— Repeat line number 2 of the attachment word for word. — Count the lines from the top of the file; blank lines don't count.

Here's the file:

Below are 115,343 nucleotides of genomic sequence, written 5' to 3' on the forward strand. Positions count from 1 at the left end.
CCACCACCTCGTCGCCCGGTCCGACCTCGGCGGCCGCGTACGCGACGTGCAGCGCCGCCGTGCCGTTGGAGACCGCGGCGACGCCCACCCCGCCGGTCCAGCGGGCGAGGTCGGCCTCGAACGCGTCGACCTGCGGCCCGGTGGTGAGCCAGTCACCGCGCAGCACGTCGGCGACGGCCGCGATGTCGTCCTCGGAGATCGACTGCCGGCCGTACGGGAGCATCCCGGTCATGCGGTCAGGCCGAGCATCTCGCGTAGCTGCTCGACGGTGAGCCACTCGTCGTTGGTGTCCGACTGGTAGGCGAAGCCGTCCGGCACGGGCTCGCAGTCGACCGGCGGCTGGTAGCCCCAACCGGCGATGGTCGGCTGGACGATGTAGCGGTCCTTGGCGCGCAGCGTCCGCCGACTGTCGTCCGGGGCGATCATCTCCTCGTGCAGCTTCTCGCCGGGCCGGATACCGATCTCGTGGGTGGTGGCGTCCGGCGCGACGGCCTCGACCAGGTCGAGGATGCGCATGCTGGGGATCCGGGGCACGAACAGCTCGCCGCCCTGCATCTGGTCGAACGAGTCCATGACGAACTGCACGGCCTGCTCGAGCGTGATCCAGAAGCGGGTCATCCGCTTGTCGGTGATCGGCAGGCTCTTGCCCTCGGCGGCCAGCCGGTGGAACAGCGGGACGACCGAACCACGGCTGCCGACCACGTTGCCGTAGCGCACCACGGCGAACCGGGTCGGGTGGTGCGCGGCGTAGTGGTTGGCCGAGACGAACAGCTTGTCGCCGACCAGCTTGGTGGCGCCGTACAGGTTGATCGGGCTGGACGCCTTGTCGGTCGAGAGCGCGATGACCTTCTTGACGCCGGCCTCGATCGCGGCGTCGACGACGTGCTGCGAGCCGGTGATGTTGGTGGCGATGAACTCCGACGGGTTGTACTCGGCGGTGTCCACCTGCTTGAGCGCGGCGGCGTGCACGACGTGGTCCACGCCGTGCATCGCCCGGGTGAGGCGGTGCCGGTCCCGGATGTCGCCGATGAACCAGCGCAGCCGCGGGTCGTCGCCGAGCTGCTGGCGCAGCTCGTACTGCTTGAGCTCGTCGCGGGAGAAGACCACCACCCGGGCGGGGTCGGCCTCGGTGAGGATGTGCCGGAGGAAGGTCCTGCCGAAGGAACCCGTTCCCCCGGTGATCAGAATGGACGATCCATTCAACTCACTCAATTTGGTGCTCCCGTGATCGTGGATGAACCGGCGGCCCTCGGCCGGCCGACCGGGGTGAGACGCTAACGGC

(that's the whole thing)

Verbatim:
CCACCACCTCGTCGCCCGGTCCGACCTCGGCGGCCGCGTACGCGACGTGCAGCGCCGCCGTGCCGTTGGAGACCGCGGCGACGCCCACCCCGCCGGTCCAGCGGGCGAGGTCGGCCTCGAACGCGTCGACCTGCGGCCCGGTGGTGAGCCAGTCACCGCGCAGCACGTCGGCGACGGCCGCGATGTCGTCCTCGGAGATCGACTGCCGGCCGTACGGGAGCATCCCGGTCATGCGGTCAGGCCGAGCATCTCGCGTAGCTGCTCGACGGTGAGCCACTCGTCGTTGGTGTCCGACTGGTAGGCGAAGCCGTCCGGCACGGGCTCGCAGTCGACCGGCGGCTGGTAGCCCCAACCGGCGATGGTCGGCTGGACGATGTAGCGGTCCTTGGCGCGCAGCGTCCGCCGACTGTCGTCCGGGGCGATCATCTCCTCGTGCAGCTTCTCGCCGGGCCGGATACCGATCTCGTGGGTGGTGGCGTCCGGCGCGACGGCCTCGACCAGGTCGAGGATGCGCATGCTGGGGATCCGGGGCACGAACAGCTCGCCGCCCTGCATCTGGTCGAACGAGTCCATGACGAACTGCACGGCCTGCTCGAGCGTGATCCAGAAGCGGGTCATCCGCTTGTCGGTGATCGGCAGGCTCTTGCCCTCGGCGGCCAGCCGGTGGAACAGCGGGACGACCGAACCACGGCTGCCGACCACGTTGCCGTAGCGCACCACGGCGAACCGGGTCGGGTGGTGCGCGGCGTAGTGGTTGGCCGAGACGAACAGCTTGTCGCCGACCAGCTTGGTGGCGCCGTACAGGTTGATCGGGCTGGACGCCTTGTCGGTCGAGAGCGCGATGACCTTCTTGACGCCGGCCTCGATCGCGGCGTCGACGACGTGCTGCGAGCCGGTGATGTTGGTGGCGATGAACTCCGACGGGTTGTACTCGGCGGTGTCCACCTGCTTGAGCGCGGCGGCGTGCACGACGTGGTCCACGCCGTGCATCGCCCGGGTGAGGCGGTGCCGGTCCCGGATGTCGCCGATGAACCAGCGCAGCCGCGGGTCGTCGCCGAGCTGCTGGCGCAGCTCGTACTGCTTGAGCTCGTCGCGGGAGAAGACCACCACCCGGGCGGGGTCGGCCTCGGTGAGGATGTGCCGGAGGAAGGTCCTGCCGAAGGAACCCGTTCCCCCGGTGATCAGAATGGACGATCCATTCAACTCACTCAATTTGGTGCTCCCGTGATCGTGGATGAACCGGCGGCCCTCGGCCGGCCGACCGGGGTGAGACGCTAACGGC